Nevada employers added 4,700 jobs last month with major improvement across leisure and hospitality industries, as more vaccinations and high capacity limits turbocharged the local economy’s recovery.
Employment accelerated in the Las Vegas metropolitan area last month, with 4,400 new jobs since February, according to the state Department of Employment, Training and Rehabilitation. In Reno, employment had increased 700 jobs since February while Carson City saw its employment levels unchanged.
Still, Nevada hasn’t fully recovered since the pandemic-induced shutdowns ravaged the tourism-dependent state more than a year ago. Jobs remain below typical levels and are down 134,800 jobs since March 2020, for an annual decline of 9.4 percent.
Nevada’s unemployment rate in March is 8.1 percent, down from 8.4 percent in February but up 1.7 percentage points when compared with March 2020.
The jobs rebound in key sectors, such as hospitality, comes as more people are vaccinated against COVID-19, the state’s easing on capacity limits, and rising consumer confidence to dine, shop and travel. In March, Gov. Steve Sisolak bumped up capacity limits to 50 percent of occupancy levels for casinos and restaurants.
David Schmidt, DETR’s chief economist, said the positive job growth in the hospitality sector is an indication that local employers are seeing demand for travel.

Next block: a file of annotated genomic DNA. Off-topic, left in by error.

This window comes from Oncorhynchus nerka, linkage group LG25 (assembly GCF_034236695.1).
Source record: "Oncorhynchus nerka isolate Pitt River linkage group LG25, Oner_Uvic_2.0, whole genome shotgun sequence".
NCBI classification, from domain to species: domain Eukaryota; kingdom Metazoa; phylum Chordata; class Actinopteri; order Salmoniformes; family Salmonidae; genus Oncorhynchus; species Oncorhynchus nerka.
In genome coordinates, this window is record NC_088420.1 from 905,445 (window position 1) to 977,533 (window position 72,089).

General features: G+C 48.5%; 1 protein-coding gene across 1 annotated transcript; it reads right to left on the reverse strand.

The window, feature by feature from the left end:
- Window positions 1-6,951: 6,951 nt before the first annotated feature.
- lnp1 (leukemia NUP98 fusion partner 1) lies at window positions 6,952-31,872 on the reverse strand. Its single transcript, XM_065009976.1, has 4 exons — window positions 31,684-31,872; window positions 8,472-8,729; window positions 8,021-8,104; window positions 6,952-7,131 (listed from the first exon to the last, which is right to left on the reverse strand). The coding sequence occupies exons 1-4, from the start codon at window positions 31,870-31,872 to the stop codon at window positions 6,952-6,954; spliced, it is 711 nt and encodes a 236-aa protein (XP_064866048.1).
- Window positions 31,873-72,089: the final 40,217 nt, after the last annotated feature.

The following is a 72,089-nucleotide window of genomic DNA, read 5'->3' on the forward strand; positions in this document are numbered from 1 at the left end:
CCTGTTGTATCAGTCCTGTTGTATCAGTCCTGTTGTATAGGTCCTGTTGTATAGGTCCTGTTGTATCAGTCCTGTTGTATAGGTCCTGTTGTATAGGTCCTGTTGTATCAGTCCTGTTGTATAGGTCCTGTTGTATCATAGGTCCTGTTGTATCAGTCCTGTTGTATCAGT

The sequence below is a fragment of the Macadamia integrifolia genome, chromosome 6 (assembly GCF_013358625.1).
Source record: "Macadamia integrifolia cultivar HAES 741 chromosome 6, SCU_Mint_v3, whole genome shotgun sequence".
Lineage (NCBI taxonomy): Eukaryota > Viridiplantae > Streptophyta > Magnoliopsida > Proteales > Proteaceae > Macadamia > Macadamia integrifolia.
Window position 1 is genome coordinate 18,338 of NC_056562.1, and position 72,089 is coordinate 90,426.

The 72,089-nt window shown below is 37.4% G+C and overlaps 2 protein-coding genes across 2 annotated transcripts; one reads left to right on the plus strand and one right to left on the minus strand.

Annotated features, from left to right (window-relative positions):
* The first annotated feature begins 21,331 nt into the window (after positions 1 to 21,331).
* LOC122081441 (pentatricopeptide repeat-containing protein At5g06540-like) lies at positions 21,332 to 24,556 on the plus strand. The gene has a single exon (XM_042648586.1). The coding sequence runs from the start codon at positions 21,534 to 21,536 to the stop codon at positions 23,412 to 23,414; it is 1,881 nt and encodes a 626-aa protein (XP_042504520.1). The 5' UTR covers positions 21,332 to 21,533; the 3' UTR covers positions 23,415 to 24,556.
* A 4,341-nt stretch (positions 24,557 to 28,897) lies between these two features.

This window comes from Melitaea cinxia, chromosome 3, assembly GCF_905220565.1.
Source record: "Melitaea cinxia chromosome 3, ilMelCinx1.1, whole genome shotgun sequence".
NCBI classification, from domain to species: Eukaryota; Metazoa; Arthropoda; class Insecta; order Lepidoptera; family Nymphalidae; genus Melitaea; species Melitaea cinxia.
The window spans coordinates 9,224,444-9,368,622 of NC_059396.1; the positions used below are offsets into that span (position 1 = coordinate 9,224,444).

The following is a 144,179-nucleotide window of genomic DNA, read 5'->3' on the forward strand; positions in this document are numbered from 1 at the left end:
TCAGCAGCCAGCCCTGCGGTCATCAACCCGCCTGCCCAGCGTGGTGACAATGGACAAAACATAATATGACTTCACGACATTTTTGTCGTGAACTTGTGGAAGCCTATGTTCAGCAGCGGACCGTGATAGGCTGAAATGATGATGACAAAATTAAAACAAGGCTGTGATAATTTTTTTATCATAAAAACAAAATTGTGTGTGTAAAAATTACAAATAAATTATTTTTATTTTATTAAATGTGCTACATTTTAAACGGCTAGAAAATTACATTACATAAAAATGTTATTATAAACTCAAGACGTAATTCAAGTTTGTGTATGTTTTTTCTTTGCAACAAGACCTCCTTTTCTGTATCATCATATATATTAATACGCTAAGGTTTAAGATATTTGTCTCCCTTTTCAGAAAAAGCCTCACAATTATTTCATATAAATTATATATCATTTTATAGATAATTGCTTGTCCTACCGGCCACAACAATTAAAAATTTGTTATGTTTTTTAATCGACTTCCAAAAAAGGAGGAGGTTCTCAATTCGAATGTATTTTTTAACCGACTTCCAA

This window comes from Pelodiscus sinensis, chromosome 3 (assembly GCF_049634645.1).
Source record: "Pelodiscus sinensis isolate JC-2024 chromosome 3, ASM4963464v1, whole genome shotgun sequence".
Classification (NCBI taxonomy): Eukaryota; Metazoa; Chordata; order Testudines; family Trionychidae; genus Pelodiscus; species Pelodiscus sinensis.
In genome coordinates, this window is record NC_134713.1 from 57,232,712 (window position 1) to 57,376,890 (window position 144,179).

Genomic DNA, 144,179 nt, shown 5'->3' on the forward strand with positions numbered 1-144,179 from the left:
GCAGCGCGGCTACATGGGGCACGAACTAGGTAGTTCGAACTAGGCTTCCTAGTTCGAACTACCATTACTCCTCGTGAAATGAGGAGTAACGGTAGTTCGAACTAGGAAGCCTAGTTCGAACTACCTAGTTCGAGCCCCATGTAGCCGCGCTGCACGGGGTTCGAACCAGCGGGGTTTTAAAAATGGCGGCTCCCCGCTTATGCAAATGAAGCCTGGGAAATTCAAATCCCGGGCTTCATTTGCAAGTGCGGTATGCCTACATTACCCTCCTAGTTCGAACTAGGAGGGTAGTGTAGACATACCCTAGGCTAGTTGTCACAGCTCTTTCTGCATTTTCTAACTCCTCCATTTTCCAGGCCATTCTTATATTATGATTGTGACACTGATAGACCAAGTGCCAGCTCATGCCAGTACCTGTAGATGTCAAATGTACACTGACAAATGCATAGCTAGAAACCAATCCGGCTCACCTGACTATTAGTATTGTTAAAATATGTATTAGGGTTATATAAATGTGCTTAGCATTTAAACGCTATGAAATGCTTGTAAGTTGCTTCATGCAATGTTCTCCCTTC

“While there is still ongoing significant disruption highly concentrated in the Las Vegas area, the state is adding jobs back in businesses that cater to tourism which indicates firms in the state may be gearing up to capture the pent-up demand for travel and tourism worldwide,” Schmidt said Thursday in a news release.
Starting in early May, the state workforce agency will bring back jobless requirements for people who receive unemployment insurance benefits. Sisolak waived the requirements at the onset of the pandemic.
“The combination of increasing activity, relaxed restrictions, increasing vaccine availability, and the return of work search requirements on unemployment claims should be reflected in increased employment and economic activity as we head into the summer, though current employment levels still remain well below pre- pandemic level,” added Schmidt.